• Representative Tom Cotton aired a television advertisement accusing President Obama of hijacking "the farm bill and turn[ing] it into a food stamp bill." He went on to say that is the reason why he voted against the bill. This blatantly misleading advertisement neglects to inform his audience that the Farm Bill has always had provisions in it that pay for the Food Stamp program, as well as direct payments to American farmers. He also mislead his audience because the 2013 bill actually cut the budget for the Food Stamp program.
  • Fox & Friends created a graphic that appears to be directly lifted from the logo of a popular video game. The show used the graphic a number of times when discussing the recent uptick of Central American children attempting to cross into the United States. To add insult to injury, the image Fox & Friends lifted is from a video game depicting a fictional city run by a religious zealot who populated his city with individuals who "literally worship America’s Founding Fathers and uses American iconography to rile up his citizens in support of a war with all of the heathens of the world that aren’t a part of his flying city."
  • McLaughlin & Associates, a polling company Eric Cantor paid over $75,000 to conduct survey's about the congressman's reelection campaign, predicted the congressman would win his primary election by 34 percentage points. Cantor later went on to lose his primary by nearly ten percentage points, meaning the firm's estimate was off by 44 percentage points.
  • Shortly before Blackwater security guards killed seventeen unarmed civilians in Iraq, their top manager in the country got in a fight with a State Department investigator and threatened he could kill the investigator without any facing any consequence. Instead of scolding Blackwater for over reaching, American Embassy officials sided with the company and ordered the State Department investigators to leave Iraq. The investigators then wrote a prophetic report saying Blackwater felt they were above the law and that "management structures in place to manage and monitor our contracts in Iraq have become subservient to the contractors themselves.”
  • Glen Beck's radio show aired a sexist skit mocking the college rape epidemic to show that there is no rape problem at our universities nationwide. Beck's skit accused the President of expanding the definition of rape for political purposes and brought on a man in a wig to poke fun of all the ways a woman claims she was raped. The skit was originally aired a week before a college student went on a shooting rampage over his inability to get a girlfriend, but was re-aired shortly after the shooting because Beck wanted to rebut those who were saying that there was a problem with violence against women in America.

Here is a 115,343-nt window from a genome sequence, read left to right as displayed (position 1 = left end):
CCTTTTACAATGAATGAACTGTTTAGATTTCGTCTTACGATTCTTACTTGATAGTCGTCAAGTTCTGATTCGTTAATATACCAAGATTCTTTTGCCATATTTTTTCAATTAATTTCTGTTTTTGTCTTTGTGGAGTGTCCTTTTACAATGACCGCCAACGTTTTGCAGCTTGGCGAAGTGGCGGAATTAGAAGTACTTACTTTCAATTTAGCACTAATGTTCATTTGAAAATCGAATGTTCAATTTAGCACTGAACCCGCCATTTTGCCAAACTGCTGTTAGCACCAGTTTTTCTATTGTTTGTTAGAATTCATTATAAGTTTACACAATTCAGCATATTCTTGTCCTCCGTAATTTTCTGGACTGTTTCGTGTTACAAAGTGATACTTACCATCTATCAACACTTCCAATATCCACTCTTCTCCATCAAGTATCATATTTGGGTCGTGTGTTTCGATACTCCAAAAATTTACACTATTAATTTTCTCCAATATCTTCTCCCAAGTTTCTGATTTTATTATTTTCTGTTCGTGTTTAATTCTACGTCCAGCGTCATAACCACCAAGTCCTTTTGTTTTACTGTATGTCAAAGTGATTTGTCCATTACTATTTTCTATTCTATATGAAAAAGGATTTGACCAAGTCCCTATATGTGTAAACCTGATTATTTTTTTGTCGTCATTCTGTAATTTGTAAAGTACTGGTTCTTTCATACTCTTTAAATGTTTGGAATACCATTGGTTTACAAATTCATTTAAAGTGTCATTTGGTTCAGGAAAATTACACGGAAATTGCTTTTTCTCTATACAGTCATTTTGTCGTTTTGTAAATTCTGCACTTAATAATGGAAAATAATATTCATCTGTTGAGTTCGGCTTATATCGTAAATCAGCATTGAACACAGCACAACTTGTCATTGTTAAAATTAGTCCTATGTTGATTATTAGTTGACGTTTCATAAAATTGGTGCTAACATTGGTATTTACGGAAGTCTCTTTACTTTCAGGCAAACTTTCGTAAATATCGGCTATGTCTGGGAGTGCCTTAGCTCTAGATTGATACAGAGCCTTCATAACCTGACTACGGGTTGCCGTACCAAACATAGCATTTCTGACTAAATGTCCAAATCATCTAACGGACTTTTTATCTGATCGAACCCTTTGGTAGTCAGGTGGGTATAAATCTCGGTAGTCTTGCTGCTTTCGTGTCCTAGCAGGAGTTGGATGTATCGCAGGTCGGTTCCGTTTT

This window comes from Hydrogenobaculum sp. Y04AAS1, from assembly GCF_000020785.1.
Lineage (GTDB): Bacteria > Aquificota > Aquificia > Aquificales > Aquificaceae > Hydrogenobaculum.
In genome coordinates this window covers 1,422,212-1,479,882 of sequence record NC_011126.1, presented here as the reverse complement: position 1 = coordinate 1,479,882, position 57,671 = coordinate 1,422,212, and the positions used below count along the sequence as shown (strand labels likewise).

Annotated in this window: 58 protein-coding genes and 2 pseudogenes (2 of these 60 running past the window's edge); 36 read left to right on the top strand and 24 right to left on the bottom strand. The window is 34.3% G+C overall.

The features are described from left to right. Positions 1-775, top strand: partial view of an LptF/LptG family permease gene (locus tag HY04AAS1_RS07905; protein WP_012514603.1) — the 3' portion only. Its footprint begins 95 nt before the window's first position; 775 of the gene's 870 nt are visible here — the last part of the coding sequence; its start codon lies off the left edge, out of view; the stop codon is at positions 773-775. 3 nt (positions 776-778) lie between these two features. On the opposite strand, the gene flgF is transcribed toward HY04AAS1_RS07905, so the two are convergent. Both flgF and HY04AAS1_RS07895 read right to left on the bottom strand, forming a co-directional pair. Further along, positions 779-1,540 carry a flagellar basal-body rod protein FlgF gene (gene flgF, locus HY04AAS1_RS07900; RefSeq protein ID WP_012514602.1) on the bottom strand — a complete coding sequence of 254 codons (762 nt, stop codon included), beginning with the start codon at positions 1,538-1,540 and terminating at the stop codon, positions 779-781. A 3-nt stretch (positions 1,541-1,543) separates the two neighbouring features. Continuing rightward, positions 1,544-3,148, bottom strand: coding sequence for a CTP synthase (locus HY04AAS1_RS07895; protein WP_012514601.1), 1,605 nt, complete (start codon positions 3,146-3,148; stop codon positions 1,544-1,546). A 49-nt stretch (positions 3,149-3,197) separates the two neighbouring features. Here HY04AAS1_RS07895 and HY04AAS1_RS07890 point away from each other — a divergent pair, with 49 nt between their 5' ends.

• The House Energy and Commerce Committee conducted a survey of health insurance companies which was designed to produce results unfavorable to the Obama Administration and not reflect the actual enrollment numbers for Obamacare. The survey only asked companies to provide numbers of individuals who have paid their first premium and those who have not, but made the companies produce their results two weeks before the deadline for millions of individuals to make their first payments.
  • Legal experts say Justice Antonin Scalia erred in his dissent in the 6-2 decision Tuesday to uphold the Environmental Protection Agency's authority to regulate coal pollution that moves across state lines. The Reagan-appointed jurist argued that the majority's decision was inconsistent with a unanimous 2001 ruling which he mistakenly said shot down EPA efforts to consider costs when setting regulations.
  • In the summer of 2013, according to multiple sources, Shepard Smith approached Fox News president Roger Ailes about publicly coming out. The anchor was eager to finally acknowledge his sexuality. Ailes informed Smith that the network’s famously conservative audience would not tolerate a gay news anchor. Ailes’ answer was definitive: Smith could not say he’s gay. The discussion worried enough Fox executives to prompt Smith’s removal, in September 2013, from the channel’s prime-time lineup. According to a Fox insider with direct knowledge of negotiations, Smith’s desire to come out was a large factor in the dramatic move.